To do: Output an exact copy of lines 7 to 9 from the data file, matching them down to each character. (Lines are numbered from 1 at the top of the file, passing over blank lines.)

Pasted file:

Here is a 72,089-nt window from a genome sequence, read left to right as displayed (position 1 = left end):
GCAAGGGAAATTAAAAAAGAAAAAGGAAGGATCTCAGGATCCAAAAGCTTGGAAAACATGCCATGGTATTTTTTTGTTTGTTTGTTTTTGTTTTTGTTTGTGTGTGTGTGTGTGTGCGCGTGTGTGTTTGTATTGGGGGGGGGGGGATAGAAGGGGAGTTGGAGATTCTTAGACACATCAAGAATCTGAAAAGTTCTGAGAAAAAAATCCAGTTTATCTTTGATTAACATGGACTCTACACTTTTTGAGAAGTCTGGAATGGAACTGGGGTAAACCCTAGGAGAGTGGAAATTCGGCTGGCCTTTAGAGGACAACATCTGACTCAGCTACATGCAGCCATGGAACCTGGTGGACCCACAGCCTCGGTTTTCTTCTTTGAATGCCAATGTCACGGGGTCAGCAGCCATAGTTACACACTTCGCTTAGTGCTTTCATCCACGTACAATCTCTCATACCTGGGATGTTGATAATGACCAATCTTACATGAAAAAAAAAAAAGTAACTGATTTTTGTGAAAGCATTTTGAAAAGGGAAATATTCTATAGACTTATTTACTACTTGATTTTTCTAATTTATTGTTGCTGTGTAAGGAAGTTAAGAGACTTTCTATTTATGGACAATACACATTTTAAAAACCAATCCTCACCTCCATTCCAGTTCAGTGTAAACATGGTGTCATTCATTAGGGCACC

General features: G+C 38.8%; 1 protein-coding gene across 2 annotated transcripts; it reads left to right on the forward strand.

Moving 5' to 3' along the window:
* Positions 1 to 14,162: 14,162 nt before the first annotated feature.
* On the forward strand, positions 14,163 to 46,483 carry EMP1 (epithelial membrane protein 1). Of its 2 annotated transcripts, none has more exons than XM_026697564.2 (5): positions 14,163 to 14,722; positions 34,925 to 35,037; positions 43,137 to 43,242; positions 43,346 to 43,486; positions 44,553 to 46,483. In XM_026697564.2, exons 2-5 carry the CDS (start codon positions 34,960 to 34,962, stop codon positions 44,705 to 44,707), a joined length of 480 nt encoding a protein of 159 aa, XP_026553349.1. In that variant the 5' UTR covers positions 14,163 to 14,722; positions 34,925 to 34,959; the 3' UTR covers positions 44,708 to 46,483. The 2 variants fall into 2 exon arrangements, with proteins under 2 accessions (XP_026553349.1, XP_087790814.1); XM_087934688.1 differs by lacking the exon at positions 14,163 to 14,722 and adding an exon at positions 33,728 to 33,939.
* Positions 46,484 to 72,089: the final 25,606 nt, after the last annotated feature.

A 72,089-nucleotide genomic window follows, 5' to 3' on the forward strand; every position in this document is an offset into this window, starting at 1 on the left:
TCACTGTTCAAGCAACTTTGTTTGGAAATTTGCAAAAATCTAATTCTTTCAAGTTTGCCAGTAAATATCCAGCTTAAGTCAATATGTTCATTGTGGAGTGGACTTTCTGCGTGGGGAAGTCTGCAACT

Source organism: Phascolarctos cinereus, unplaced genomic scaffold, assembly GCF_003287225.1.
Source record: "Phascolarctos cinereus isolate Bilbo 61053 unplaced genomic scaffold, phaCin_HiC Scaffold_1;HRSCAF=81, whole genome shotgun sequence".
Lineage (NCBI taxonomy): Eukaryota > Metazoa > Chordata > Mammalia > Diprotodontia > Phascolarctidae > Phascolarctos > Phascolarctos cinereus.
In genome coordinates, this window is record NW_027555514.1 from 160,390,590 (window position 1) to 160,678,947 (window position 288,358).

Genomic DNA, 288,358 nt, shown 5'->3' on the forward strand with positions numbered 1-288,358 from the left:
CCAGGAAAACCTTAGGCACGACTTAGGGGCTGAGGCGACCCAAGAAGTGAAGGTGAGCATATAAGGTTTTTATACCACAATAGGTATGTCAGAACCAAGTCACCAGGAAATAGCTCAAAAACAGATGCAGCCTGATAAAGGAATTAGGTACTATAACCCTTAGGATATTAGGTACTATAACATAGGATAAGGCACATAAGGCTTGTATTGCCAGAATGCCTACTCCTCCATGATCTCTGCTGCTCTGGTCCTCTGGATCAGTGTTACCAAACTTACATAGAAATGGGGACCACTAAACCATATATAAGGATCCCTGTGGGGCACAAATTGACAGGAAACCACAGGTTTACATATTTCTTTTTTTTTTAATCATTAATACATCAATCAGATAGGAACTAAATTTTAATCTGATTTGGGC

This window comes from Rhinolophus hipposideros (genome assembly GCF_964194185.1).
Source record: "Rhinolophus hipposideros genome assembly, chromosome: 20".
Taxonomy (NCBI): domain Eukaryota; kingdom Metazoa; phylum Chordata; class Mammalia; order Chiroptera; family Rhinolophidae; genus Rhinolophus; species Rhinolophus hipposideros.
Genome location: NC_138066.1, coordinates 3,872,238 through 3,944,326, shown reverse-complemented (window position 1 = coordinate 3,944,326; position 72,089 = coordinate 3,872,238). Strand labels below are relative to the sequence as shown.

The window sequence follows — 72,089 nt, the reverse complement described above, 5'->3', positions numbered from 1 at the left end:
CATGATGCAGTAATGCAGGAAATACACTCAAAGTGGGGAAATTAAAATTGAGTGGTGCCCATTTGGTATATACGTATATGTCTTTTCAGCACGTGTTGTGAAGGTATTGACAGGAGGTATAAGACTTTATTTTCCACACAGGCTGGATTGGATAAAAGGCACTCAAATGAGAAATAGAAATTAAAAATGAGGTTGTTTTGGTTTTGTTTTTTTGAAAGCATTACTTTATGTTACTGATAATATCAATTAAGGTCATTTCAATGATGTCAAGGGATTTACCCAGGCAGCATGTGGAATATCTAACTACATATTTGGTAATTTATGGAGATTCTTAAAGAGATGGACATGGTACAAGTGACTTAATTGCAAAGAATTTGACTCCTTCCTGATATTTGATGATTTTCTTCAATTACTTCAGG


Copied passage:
* Positions 46,484 to 72,089: the final 25,606 nt, after the last annotated feature.

A 72,089-nucleotide genomic window follows, 5' to 3' on the forward strand; every position in this document is an offset into this window, starting at 1 on the left:
TCACTGTTCAAGCAACTTTGTTTGGAAATTTGCAAAAATCTAATTCTTTCAAGTTTGCCAGTAAATATCCAGCTTAAGTCAATATGTTCATTGTGGAGTGGACTTTCTGCGTGGGGAAGTCTGCAACT